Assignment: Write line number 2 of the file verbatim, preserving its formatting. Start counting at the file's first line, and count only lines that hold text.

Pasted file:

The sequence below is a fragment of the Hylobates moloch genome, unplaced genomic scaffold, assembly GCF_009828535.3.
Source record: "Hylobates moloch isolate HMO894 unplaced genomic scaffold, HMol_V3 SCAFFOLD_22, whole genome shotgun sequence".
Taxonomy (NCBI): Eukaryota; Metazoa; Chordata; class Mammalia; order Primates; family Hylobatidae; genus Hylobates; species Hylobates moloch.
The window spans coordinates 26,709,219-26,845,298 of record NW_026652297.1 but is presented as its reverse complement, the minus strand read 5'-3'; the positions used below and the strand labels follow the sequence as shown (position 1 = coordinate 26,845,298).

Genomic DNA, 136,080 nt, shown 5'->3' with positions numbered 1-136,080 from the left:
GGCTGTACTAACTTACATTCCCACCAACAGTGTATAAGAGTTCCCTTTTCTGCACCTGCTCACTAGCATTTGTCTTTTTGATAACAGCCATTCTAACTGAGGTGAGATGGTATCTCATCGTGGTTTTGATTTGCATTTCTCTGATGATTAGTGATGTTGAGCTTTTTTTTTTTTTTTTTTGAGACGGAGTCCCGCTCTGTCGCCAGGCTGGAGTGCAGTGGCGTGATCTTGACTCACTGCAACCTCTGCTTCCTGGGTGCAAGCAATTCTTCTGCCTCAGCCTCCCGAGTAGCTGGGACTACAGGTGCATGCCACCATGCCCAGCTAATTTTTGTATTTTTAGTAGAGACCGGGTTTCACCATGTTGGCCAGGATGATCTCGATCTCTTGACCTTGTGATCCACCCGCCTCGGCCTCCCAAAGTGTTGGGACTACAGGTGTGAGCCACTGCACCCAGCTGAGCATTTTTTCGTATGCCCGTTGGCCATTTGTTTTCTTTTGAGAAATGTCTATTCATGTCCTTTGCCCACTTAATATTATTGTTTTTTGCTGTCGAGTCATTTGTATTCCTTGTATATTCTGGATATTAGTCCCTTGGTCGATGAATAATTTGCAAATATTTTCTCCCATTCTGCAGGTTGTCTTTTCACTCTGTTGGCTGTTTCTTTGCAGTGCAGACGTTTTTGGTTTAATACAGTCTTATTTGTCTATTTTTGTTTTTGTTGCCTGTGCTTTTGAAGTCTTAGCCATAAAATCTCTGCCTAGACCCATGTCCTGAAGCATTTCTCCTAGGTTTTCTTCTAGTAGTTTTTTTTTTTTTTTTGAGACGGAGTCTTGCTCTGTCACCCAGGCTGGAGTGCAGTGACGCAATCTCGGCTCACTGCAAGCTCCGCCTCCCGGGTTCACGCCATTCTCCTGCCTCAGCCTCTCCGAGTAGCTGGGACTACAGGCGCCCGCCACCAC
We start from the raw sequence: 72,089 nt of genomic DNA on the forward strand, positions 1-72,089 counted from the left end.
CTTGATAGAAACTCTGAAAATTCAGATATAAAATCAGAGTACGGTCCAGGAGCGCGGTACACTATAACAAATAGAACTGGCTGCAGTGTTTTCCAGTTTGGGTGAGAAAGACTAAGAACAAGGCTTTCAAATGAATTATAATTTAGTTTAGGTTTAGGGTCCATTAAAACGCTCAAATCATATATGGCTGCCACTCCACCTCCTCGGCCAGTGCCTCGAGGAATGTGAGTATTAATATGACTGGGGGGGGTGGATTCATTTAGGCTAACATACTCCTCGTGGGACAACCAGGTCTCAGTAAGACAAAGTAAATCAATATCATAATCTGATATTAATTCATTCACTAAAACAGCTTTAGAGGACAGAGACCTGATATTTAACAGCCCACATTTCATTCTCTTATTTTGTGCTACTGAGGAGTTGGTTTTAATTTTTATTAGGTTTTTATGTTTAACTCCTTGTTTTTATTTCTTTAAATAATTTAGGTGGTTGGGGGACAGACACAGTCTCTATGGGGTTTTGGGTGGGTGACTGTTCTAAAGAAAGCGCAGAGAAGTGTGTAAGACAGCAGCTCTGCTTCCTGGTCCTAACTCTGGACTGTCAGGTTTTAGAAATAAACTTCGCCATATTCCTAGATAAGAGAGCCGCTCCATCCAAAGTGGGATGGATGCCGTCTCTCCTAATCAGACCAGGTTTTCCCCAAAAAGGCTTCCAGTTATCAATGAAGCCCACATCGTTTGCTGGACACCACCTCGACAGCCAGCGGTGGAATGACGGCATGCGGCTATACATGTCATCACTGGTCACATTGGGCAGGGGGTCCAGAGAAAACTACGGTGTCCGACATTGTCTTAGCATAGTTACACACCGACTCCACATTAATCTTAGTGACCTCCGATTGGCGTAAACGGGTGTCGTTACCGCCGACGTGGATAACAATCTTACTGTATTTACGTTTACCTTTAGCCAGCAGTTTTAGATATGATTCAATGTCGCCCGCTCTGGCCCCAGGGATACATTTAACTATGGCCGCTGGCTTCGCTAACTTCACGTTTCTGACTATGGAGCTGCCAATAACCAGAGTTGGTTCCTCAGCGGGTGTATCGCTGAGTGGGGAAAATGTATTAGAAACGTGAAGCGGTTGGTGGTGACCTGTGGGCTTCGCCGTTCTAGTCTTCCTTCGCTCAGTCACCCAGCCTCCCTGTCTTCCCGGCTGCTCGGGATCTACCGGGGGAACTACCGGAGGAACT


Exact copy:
Source record: "Hylobates moloch isolate HMO894 unplaced genomic scaffold, HMol_V3 SCAFFOLD_22, whole genome shotgun sequence".